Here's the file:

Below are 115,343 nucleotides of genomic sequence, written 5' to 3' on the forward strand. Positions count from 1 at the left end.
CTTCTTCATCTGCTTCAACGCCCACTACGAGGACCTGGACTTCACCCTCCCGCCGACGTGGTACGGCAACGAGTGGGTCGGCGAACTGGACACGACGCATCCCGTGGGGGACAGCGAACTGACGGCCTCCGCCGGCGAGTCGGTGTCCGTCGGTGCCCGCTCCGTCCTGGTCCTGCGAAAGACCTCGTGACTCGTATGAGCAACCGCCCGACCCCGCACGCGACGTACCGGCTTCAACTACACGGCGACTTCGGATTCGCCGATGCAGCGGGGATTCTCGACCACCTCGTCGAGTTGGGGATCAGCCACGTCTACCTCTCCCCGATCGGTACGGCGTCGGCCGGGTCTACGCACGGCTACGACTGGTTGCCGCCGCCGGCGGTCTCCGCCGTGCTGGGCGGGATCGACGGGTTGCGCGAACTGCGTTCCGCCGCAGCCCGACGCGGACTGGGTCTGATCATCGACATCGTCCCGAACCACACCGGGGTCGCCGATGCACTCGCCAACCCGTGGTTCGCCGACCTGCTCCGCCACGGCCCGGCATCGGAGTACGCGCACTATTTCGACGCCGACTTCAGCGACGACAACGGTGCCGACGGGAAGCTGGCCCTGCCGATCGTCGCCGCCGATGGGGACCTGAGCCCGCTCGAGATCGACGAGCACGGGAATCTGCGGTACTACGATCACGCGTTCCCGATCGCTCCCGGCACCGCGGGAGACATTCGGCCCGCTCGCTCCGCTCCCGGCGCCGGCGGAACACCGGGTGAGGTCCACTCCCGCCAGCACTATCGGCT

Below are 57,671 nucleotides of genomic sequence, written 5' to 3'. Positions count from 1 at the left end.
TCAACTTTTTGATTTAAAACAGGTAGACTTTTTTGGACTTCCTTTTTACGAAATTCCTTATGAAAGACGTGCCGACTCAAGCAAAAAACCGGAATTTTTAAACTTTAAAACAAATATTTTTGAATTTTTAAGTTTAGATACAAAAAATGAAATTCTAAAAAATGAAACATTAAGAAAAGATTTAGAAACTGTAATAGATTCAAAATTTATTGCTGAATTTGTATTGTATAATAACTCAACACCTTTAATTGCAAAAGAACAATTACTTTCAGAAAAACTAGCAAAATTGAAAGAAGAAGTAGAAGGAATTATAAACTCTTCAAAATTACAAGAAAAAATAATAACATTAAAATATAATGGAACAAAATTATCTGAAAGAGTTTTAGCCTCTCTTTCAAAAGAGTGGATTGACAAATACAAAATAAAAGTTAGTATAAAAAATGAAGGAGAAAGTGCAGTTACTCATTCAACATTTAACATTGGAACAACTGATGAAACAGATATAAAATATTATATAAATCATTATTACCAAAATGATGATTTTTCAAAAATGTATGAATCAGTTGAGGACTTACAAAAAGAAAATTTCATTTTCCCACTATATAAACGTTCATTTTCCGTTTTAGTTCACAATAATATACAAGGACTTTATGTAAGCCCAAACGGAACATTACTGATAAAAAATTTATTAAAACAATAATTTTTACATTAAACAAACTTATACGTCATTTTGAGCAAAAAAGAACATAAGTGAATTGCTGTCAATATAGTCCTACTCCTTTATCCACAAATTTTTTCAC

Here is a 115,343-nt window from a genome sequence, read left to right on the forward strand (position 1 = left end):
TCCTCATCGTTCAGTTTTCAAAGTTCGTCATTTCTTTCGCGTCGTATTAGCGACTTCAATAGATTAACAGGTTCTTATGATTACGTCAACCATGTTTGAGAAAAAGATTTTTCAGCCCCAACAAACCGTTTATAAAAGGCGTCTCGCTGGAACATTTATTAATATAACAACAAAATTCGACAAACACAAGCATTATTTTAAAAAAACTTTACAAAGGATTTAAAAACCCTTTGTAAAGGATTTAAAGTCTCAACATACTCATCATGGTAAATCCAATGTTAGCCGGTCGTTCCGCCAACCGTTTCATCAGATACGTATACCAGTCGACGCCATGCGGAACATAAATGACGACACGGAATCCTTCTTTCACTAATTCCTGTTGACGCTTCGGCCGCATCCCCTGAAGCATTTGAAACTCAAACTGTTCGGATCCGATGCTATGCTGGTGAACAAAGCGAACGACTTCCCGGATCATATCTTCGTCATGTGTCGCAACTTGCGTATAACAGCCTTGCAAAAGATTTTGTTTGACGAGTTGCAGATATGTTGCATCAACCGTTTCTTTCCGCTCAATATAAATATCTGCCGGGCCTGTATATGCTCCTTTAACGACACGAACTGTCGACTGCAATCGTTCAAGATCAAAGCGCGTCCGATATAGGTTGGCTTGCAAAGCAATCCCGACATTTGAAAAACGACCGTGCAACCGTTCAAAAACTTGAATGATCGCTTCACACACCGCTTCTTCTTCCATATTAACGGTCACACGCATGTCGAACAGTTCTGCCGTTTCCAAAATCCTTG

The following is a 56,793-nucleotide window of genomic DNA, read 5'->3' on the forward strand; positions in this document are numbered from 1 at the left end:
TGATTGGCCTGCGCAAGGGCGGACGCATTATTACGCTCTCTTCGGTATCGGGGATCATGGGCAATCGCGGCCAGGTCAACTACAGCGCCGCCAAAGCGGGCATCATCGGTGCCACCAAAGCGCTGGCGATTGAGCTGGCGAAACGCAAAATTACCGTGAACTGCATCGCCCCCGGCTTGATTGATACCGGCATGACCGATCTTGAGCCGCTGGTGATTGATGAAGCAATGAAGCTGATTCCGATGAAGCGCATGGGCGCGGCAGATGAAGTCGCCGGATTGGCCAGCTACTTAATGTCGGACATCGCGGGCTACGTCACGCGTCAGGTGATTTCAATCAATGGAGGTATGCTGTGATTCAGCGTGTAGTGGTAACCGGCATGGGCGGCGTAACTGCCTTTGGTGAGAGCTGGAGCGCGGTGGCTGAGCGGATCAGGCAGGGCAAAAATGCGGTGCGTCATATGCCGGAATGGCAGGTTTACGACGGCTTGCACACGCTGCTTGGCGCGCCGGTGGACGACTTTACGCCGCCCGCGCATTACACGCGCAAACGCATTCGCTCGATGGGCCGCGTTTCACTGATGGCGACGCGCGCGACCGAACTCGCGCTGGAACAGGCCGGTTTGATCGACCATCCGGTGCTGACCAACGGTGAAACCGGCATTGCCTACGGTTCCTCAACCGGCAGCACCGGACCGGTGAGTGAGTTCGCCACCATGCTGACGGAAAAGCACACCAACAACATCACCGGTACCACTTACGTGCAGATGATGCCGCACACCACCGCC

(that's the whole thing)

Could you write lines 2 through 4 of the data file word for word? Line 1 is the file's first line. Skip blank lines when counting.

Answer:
CTTCTTCATCTGCTTCAACGCCCACTACGAGGACCTGGACTTCACCCTCCCGCCGACGTGGTACGGCAACGAGTGGGTCGGCGAACTGGACACGACGCATCCCGTGGGGGACAGCGAACTGACGGCCTCCGCCGGCGAGTCGGTGTCCGTCGGTGCCCGCTCCGTCCTGGTCCTGCGAAAGACCTCGTGACTCGTATGAGCAACCGCCCGACCCCGCACGCGACGTACCGGCTTCAACTACACGGCGACTTCGGATTCGCCGATGCAGCGGGGATTCTCGACCACCTCGTCGAGTTGGGGATCAGCCACGTCTACCTCTCCCCGATCGGTACGGCGTCGGCCGGGTCTACGCACGGCTACGACTGGTTGCCGCCGCCGGCGGTCTCCGCCGTGCTGGGCGGGATCGACGGGTTGCGCGAACTGCGTTCCGCCGCAGCCCGACGCGGACTGGGTCTGATCATCGACATCGTCCCGAACCACACCGGGGTCGCCGATGCACTCGCCAACCCGTGGTTCGCCGACCTGCTCCGCCACGGCCCGGCATCGGAGTACGCGCACTATTTCGACGCCGACTTCAGCGACGACAACGGTGCCGACGGGAAGCTGGCCCTGCCGATCGTCGCCGCCGATGGGGACCTGAGCCCGCTCGAGATCGACGAGCACGGGAATCTGCGGTACTACGATCACGCGTTCCCGATCGCTCCCGGCACCGCGGGAGACATTCGGCCCGCTCGCTCCGCTCCCGGCGCCGGCGGAACACCGGGTGAGGTCCACTCCCGCCAGCACTATCGGCT

Below are 57,671 nucleotides of genomic sequence, written 5' to 3'. Positions count from 1 at the left end.
TCAACTTTTTGATTTAAAACAGGTAGACTTTTTTGGACTTCCTTTTTACGAAATTCCTTATGAAAGACGTGCCGACTCAAGCAAAAAACCGGAATTTTTAAACTTTAAAACAAATATTTTTGAATTTTTAAGTTTAGATACAAAAAATGAAATTCTAAAAAATGAAACATTAAGAAAAGATTTAGAAACTGTAATAGATTCAAAATTTATTGCTGAATTTGTATTGTATAATAACTCAACACCTTTAATTGCAAAAGAACAATTACTTTCAGAAAAACTAGCAAAATTGAAAGAAGAAGTAGAAGGAATTATAAACTCTTCAAAATTACAAGAAAAAATAATAACATTAAAATATAATGGAACAAAATTATCTGAAAGAGTTTTAGCCTCTCTTTCAAAAGAGTGGATTGACAAATACAAAATAAAAGTTAGTATAAAAAATGAAGGAGAAAGTGCAGTTACTCATTCAACATTTAACATTGGAACAACTGATGAAACAGATATAAAATATTATATAAATCATTATTACCAAAATGATGATTTTTCAAAAATGTATGAATCAGTTGAGGACTTACAAAAAGAAAATTTCATTTTCCCACTATATAAACGTTCATTTTCCGTTTTAGTTCACAATAATATACAAGGACTTTATGTAAGCCCAAACGGAACATTACTGATAAAAAATTTATTAAAACAATAATTTTTACATTAAACAAACTTATACGTCATTTTGAGCAAAAAAGAACATAAGTGAATTGCTGTCAATATAGTCCTACTCCTTTATCCACAAATTTTTTCAC